Hawkins Releases Tax Returns: Says they show how Democrats and Republicans balance the state budget on the backs of local property taxpayers
For immediate release: May 7, 2018
SYRACUSE, May 7, 2018 -- Green Party gubernatorial candidate Howie Hawkins has released his income tax returns for 2009 through 2017. As a 2014 gubernatorial candidate, he released his tax forms for 2009 through 2013, which can be found here . His tax forms for 2014 through 2017 can be found here .
As a working Teamster who unloaded trucks overnight at UPS until March of this year, Hawkins earned close to the median household income for his home town of Syracuse ($32,704 in 2016). The median household income for New York was $62,909 in 2016, the latest figure available.
Hawkins disclosed that in 2017 he earned $28,443 in wages, $83 in interest, $9,332 in dividends, and $43,438 in capital gains for a total income of $81,438. The capital gains came from Hawkins selling shares in a stock index mutual fund to buy shares in a bond index mutual fund in order to balance his retirement savings as he approached retirement.
He paid $3,382 in federal income taxes and $3,578 in state income taxes in 2017.
Hawkins provided a chart showing his sources of income and taxes for 2009 through 2017. Until he had capital gains income in 2016 and 2017 that raised his income tax well beyond his income taxes in previous years, Hawkins was paying four to six times more in property taxes than he was in state income taxes.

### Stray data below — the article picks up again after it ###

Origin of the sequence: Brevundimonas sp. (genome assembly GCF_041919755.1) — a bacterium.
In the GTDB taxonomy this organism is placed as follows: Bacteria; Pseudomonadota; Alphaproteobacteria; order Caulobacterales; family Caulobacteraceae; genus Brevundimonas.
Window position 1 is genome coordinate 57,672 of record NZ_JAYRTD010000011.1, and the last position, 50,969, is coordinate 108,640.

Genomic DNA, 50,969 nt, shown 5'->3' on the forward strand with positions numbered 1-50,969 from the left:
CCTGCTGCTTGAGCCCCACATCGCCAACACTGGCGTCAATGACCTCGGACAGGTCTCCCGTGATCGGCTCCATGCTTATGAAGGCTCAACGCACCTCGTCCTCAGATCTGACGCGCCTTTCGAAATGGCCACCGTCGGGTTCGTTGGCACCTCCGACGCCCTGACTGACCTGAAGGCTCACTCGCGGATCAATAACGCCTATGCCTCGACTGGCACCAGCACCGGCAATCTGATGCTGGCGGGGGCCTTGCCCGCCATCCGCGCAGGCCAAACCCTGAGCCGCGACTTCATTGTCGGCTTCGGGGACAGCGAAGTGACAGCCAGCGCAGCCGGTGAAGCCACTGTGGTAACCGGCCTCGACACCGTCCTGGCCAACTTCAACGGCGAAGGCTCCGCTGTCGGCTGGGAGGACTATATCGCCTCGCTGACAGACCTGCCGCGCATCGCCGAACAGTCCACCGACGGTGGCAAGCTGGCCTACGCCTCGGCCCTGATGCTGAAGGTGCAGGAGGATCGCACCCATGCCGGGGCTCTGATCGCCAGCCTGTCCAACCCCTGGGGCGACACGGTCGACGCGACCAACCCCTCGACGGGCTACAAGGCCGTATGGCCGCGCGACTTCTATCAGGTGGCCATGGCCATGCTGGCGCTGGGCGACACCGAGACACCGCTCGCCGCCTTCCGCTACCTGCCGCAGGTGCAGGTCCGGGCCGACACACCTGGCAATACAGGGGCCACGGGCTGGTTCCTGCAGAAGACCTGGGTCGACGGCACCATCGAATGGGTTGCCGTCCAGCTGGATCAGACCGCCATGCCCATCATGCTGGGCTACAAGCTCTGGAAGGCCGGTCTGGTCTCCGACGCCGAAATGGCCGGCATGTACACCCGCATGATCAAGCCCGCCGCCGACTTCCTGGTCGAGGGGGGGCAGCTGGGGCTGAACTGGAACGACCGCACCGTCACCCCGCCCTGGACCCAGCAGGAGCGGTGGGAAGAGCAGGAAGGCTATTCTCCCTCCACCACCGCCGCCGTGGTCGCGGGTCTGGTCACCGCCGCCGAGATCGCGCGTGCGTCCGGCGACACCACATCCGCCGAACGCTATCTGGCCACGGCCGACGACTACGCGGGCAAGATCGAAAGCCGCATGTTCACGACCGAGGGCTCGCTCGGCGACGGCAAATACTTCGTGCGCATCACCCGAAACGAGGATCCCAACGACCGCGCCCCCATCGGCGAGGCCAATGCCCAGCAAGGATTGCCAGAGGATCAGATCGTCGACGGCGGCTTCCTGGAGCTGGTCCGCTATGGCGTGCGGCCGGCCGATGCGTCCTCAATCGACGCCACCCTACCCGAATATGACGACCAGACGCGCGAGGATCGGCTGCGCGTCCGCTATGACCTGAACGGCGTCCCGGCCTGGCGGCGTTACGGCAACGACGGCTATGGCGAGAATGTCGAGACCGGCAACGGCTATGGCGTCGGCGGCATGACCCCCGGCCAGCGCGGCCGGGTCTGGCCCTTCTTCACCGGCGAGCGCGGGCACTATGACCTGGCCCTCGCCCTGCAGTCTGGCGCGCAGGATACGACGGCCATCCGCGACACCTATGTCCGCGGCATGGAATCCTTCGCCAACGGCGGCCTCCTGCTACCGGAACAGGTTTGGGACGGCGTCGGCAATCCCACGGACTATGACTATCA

"My taxes illustrate how the two major parties who rule Albany balance the state budget on the backs of local property taxpayers. Unfunded state mandates make local property taxes pay for 7% of state programs. The state should pay for their own programs through the more progressive state income tax," Hawkins said.
Hawkins said that high property taxes are a major reason why so many working-class renters and homeowners do not have affordable housing. A 2014 State Comptroller's study found that over one-half of renters and over one-third of homeowners in New York State pay more than 30 percent of their income for housing, which is the federal standard for affordable housing. More than one in four renters pay more than 50% of their income for rent, out of which landlords pay property taxes.
"Governor Cuomo's 2% tax cap hasn't cut New York's sky high property taxes. The way to cut property taxes is for the state to pay for its unfunded mandates, restore previous levels of state revenue sharing with local governments, and fully fund public schools. Then local governments will be able to cut property taxes while still providing good services," Hawkins said.